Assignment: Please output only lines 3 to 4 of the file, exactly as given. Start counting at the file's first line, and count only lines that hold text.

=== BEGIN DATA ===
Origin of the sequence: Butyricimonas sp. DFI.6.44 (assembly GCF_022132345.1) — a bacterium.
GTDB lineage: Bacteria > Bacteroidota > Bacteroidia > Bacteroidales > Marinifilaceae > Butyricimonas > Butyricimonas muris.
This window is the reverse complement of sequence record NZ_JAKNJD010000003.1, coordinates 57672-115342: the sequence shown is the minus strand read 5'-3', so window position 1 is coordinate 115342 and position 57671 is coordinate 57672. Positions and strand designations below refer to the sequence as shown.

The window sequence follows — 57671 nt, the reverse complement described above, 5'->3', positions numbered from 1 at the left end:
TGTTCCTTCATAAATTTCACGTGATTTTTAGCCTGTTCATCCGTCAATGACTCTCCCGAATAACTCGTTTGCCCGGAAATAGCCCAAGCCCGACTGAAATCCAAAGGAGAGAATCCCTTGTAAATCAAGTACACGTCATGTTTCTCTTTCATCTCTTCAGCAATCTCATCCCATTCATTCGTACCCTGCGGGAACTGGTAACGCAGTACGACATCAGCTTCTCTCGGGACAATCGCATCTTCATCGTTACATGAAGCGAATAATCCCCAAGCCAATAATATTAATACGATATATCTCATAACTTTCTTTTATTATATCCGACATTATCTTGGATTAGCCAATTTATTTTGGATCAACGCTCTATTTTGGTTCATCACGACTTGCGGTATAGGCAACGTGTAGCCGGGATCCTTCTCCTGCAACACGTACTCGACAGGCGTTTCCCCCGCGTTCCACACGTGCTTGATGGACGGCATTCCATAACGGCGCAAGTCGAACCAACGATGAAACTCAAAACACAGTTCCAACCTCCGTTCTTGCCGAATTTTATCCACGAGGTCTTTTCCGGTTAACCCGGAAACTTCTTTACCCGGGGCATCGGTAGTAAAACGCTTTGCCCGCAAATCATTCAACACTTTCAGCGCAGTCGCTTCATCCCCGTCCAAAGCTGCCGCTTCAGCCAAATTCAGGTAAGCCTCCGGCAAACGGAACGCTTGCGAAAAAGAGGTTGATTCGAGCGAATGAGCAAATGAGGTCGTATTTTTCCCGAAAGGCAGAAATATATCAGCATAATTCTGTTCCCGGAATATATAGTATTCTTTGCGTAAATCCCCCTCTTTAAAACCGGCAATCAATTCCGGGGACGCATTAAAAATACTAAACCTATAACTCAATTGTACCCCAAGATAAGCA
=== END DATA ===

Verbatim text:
This window is the reverse complement of sequence record NZ_JAKNJD010000003.1, coordinates 57672-115342: the sequence shown is the minus strand read 5'-3', so window position 1 is coordinate 115342 and position 57671 is coordinate 57672. Positions and strand designations below refer to the sequence as shown.

The window sequence follows — 57671 nt, the reverse complement described above, 5'->3', positions numbered from 1 at the left end: